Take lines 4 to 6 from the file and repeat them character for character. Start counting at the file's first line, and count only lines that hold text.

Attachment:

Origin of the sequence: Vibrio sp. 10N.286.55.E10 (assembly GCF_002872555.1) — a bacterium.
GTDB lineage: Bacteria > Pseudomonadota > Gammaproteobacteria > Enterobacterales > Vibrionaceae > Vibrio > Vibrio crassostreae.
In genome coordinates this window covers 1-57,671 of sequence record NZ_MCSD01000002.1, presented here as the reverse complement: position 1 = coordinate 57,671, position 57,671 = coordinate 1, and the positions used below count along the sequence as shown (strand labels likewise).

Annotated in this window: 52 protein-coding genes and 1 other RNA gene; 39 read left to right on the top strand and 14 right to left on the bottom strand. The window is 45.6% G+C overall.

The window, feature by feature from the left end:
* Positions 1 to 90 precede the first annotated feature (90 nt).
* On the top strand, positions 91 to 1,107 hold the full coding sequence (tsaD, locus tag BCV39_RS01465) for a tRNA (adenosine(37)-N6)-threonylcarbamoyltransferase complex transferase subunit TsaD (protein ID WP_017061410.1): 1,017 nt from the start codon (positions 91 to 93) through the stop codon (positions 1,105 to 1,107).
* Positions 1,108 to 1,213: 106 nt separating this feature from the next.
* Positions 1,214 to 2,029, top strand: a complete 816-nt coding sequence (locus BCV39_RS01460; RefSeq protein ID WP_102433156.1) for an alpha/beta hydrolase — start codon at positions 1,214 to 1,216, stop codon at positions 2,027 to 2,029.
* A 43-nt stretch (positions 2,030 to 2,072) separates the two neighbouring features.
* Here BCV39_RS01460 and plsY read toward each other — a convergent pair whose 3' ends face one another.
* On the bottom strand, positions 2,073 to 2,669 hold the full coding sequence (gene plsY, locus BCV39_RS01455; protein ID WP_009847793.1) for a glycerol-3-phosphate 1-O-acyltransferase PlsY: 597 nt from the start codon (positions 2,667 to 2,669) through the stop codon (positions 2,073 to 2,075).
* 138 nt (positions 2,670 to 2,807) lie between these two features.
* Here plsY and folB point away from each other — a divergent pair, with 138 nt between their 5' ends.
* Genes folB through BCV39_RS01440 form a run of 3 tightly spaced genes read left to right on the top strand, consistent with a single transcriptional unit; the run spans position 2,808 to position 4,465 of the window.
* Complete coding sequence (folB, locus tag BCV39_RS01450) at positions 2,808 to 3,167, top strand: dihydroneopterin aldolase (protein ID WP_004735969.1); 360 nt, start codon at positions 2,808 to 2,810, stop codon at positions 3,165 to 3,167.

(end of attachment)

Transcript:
Annotated in this window: 52 protein-coding genes and 1 other RNA gene; 39 read left to right on the top strand and 14 right to left on the bottom strand. The window is 45.6% G+C overall.

The window, feature by feature from the left end:
* Positions 1 to 90 precede the first annotated feature (90 nt).